Genomic insights into rapid speciation within the world’s largest tree genus Syzygium

Low, Yee Wen, Rajaraman, Sitaram, Tomlin, Crystal M., Ahmad, Joffre Ali, Ardi, Wisnu H., Armstrong, Kate, Athen, Parusuraman, Berhaman, Ahmad, Bone, Ruth E., Cheek, Martin, Cho, Nicholas R.W., Choo, Le Min, Cowie, Ian D., Crayn, Darren, Fleck, Steven J., Ford, Andrew J., Forster, Paul I., Girmansyah, Deden, Goyder, David J., Gray, Bruce, Heatubun, Charlie D., Ibrahim, Ali, Ibrahim, Bazilah, Jayasinghe, Himesh D., Kalat, Muhammad Ariffin, Kathriarachchi, Hashendra S., Kintamani, Endang, Koh, Sin Lan, Lai, Joseph T.K, Lee, Serena M.L., Leong, Paul K.F., Lim, Wei Hao, Lum, Shawn K.Y., Mahyuni, Ridha, McDonald, William J.F., Metali, Faizah, Mustaqim, Wendy A., Naiki, Akiyo, Ngo, Kang Min, Niissalo, Matti, Ranasinghe, Subhani, Repin, Rimi, Rustiami, Himmah, Simbiak, Victor I., Sukri, Rahayu S., Sunarti, Siti, Trethowan, Liam A., Trias-Blasi, Anna, Vasconcelos, Thais N.C., Wanma, Jimmy F., Widodo, Pudji, Wijesundara, Douglas Siril A., Worboys, Stuart, Yap, Jing Wei, Yong, Kien Thai, Khew, Gillian S.W., Salojärvi, Jarkko, Michael, Todd P., Middleton, David J., Burslem, David F.R.P., Lindqvist, Charlotte, Lucas, Eve J., and Albert, Victor A. (2022) Genomic insights into rapid speciation within the world’s largest tree genus Syzygium. Nature Communications, 13. 5031.

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Species radiations, despite immense phenotypic variation, can be difficult to resolve phylogenetically when genetic change poorly matches the rapidity of diversification. Genomic potential furnished by palaeopolyploidy, and relative roles for adaptation, random drift and hybridisation in the apportionment of genetic variation, remain poorly understood factors. Here, we study these aspects in a model radiation, Syzygium, the most species-rich tree genus worldwide. Genomes of 182 distinct species and 58 unidentified taxa are compared against a chromosome-level reference genome of the sea apple, Syzygium grande. We show that while Syzygium shares an ancient genome doubling event with other Myrtales, little evidence exists for recent polyploidy events. Phylogenomics confirms that Syzygium originated in Australia-New Guinea and diversified in multiple migrations, eastward to the Pacific and westward to India and Africa, in bursts of speciation visible as poorly resolved branches on phylogenies. Furthermore, some sublineages demonstrate genomic clines that recapitulate cladogenetic events, suggesting that stepwise geographic speciation, a neutral process, has been important in Syzygium diversification.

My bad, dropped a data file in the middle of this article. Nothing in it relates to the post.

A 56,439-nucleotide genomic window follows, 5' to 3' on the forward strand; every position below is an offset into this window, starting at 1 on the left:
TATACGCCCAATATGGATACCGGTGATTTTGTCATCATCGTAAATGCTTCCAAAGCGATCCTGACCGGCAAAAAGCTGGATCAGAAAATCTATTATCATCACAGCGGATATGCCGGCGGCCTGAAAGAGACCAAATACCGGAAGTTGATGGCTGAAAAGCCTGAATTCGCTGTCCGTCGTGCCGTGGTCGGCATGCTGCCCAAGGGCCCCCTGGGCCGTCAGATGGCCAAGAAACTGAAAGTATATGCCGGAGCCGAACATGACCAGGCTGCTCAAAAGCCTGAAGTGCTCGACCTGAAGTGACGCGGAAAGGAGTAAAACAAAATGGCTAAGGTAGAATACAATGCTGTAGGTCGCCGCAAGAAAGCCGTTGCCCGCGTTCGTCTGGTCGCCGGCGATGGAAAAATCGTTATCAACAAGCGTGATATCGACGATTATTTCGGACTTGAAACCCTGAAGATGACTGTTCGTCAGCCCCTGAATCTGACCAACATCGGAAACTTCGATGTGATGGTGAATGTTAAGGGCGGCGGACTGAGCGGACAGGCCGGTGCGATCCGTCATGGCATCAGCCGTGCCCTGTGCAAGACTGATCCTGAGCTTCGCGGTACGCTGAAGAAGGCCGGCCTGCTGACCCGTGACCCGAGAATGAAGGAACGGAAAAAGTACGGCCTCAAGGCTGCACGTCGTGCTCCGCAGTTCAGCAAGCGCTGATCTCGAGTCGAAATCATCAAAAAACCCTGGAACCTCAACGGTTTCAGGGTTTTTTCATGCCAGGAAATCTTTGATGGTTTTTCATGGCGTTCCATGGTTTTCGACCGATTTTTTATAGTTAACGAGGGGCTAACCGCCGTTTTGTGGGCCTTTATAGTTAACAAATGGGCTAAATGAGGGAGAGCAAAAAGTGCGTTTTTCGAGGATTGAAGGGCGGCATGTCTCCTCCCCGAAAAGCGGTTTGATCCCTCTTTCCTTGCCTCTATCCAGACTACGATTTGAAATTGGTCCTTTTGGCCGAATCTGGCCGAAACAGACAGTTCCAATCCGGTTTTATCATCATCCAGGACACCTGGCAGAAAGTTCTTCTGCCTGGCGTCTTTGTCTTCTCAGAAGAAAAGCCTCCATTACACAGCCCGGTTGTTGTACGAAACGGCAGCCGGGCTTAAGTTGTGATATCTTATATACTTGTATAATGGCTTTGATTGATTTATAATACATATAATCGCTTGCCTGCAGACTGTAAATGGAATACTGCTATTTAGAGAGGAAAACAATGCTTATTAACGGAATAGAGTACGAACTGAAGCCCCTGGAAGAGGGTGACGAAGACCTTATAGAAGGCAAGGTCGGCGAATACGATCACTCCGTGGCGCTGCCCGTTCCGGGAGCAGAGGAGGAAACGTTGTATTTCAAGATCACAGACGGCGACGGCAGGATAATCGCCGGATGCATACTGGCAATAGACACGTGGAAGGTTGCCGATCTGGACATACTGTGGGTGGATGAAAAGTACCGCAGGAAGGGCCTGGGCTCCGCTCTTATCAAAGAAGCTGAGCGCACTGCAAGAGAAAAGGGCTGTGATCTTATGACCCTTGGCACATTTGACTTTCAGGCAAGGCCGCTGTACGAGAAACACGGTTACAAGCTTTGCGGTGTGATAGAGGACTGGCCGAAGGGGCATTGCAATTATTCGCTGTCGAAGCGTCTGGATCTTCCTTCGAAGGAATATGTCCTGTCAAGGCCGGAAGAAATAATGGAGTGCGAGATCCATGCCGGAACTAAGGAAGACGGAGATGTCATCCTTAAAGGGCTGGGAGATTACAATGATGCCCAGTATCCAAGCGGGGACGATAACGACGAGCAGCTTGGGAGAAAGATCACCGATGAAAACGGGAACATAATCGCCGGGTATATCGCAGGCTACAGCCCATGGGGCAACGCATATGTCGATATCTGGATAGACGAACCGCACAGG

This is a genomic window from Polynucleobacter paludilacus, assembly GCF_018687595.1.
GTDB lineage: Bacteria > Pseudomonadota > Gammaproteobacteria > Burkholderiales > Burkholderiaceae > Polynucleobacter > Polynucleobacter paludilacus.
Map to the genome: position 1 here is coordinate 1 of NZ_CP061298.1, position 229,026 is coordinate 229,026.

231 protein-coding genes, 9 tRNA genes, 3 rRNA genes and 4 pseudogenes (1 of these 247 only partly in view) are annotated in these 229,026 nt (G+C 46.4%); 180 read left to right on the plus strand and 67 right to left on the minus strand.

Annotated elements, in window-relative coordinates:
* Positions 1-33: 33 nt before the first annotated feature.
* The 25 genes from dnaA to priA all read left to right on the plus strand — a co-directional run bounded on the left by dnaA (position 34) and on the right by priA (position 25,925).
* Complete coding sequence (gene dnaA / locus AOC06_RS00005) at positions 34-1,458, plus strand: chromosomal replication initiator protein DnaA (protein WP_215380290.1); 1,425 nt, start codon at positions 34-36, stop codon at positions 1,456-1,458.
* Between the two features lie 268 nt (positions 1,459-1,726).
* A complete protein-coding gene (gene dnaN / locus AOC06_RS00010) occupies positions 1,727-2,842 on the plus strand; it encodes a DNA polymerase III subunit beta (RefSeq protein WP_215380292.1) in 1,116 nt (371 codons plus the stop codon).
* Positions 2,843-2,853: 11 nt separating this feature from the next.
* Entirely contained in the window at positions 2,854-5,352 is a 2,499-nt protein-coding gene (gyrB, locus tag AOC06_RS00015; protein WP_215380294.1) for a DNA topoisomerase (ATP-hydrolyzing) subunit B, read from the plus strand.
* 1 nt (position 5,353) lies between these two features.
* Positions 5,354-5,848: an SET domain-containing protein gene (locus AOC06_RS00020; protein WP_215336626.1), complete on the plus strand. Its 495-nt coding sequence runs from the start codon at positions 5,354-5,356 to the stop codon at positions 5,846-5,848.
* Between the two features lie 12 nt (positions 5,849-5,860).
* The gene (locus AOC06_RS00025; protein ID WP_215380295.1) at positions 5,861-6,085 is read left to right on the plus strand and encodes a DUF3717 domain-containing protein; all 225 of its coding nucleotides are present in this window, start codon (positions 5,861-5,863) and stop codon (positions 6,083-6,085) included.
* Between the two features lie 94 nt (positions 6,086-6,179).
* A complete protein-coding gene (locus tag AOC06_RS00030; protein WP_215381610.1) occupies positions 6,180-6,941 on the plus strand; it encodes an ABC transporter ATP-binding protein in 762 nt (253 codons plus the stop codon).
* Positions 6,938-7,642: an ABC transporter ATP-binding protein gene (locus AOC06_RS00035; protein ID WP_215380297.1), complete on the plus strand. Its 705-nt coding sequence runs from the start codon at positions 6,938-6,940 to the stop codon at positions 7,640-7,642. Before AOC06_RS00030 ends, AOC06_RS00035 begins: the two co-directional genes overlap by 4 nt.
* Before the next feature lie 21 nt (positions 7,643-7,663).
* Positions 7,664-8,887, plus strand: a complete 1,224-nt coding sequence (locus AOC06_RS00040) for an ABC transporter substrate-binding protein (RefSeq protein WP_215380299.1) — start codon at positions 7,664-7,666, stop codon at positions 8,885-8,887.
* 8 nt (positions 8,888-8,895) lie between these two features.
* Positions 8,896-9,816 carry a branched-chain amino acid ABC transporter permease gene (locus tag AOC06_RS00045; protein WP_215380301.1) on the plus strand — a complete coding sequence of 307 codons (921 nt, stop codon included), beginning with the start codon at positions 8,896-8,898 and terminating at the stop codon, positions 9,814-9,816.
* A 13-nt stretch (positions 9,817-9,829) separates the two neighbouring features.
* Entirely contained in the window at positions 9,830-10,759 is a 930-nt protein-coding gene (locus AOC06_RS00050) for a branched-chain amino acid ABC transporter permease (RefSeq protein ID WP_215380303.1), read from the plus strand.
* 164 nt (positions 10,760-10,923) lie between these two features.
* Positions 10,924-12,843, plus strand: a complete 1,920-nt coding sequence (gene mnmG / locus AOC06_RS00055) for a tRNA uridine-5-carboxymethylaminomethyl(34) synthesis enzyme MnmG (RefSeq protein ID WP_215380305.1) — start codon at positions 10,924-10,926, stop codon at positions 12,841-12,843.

Item ID: 76350
Item Type: Article (Research - C1)
ISSN: 2041-1723
Copyright Information: © The Author(s) 2022. Open Access This article is licensed under a Creative Commons Attribution 4.0 International License, which permits use, sharing, adaptation, distribution and reproduction in any medium or format, as long as you give appropriate credit to the original author(s) and the source, provide a link to the Creative Commons license, and indicate if changes were made. The images or other third party material in this article are included in the article’s Creative Commons license, unless indicated otherwise in a credit line to the material. If material is not included in the article’s Creative Commons license and your intended use is not permitted by statutory regulation or exceeds the permitted use, you will need to obtain permission directly from the copyright holder. To view a copy of this license, visit
Date Deposited: 08 Feb 2023 04:33
FoR Codes: 31 BIOLOGICAL SCIENCES > 3104 Evolutionary biology > 310410 Phylogeny and comparative analysis @ 50%
31 BIOLOGICAL SCIENCES > 3104 Evolutionary biology > 310411 Plant and fungus systematics and taxonomy @ 50%
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